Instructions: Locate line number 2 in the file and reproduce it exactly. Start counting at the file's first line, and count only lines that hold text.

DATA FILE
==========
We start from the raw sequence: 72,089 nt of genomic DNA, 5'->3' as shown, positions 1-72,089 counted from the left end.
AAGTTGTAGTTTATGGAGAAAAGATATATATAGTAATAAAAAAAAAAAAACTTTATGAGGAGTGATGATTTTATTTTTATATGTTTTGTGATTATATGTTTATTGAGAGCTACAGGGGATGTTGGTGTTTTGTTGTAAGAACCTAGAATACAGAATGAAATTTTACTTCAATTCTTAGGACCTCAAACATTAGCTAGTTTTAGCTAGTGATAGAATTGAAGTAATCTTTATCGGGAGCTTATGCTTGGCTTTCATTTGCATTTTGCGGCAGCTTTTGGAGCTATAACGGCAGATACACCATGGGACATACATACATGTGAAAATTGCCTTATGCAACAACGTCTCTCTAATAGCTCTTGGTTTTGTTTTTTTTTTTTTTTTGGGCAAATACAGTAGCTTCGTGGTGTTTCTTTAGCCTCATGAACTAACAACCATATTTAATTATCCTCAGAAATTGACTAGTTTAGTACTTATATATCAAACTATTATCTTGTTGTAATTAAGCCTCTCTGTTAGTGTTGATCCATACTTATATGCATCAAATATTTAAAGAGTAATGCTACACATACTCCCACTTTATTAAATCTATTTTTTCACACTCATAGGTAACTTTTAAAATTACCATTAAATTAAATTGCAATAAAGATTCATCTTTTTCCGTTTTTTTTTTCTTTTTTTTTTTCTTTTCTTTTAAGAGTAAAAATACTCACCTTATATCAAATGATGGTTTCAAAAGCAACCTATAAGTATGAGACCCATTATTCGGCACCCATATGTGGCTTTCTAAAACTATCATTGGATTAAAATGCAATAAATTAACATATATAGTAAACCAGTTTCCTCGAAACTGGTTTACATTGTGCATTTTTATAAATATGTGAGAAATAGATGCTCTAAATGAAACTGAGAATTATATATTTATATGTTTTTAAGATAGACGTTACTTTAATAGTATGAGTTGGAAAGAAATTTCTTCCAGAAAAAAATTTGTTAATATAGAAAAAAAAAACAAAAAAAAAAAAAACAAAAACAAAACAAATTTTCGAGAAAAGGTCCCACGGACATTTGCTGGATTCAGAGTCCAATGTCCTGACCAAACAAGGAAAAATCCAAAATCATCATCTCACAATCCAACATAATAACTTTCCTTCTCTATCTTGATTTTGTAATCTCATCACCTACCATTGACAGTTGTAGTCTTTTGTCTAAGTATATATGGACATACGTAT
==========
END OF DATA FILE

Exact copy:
AAGTTGTAGTTTATGGAGAAAAGATATATATAGTAATAAAAAAAAAAAAACTTTATGAGGAGTGATGATTTTATTTTTATATGTTTTGTGATTATATGTTTATTGAGAGCTACAGGGGATGTTGGTGTTTTGTTGTAAGAACCTAGAATACAGAATGAAATTTTACTTCAATTCTTAGGACCTCAAACATTAGCTAGTTTTAGCTAGTGATAGAATTGAAGTAATCTTTATCGGGAGCTTATGCTTGGCTTTCATTTGCATTTTGCGGCAGCTTTTGGAGCTATAACGGCAGATACACCATGGGACATACATACATGTGAAAATTGCCTTATGCAACAACGTCTCTCTAATAGCTCTTGGTTTTGTTTTTTTTTTTTTTTTGGGCAAATACAGTAGCTTCGTGGTGTTTCTTTAGCCTCATGAACTAACAACCATATTTAATTATCCTCAGAAATTGACTAGTTTAGTACTTATATATCAAACTATTATCTTGTTGTAATTAAGCCTCTCTGTTAGTGTTGATCCATACTTATATGCATCAAATATTTAAAGAGTAATGCTACACATACTCCCACTTTATTAAATCTATTTTTTCACACTCATAGGTAACTTTTAAAATTACCATTAAATTAAATTGCAATAAAGATTCATCTTTTTCCGTTTTTTTTTTCTTTTTTTTTTTCTTTTCTTTTAAGAGTAAAAATACTCACCTTATATCAAATGATGGTTTCAAAAGCAACCTATAAGTATGAGACCCATTATTCGGCACCCATATGTGGCTTTCTAAAACTATCATTGGATTAAAATGCAATAAATTAACATATATAGTAAACCAGTTTCCTCGAAACTGGTTTACATTGTGCATTTTTATAAATATGTGAGAAATAGATGCTCTAAATGAAACTGAGAATTATATATTTATATGTTTTTAAGATAGACGTTACTTTAATAGTATGAGTTGGAAAGAAATTTCTTCCAGAAAAAAATTTGTTAATATAGAAAAAAAAAACAAAAAAAAAAAAAACAAAAACAAAACAAATTTTCGAGAAAAGGTCCCACGGACATTTGCTGGATTCAGAGTCCAATGTCCTGACCAAACAAGGAAAAATCCAAAATCATCATCTCACAATCCAACATAATAACTTTCCTTCTCTATCTTGATTTTGTAATCTCATCACCTACCATTGACAGTTGTAGTCTTTTGTCTAAGTATATATGGACATACGTAT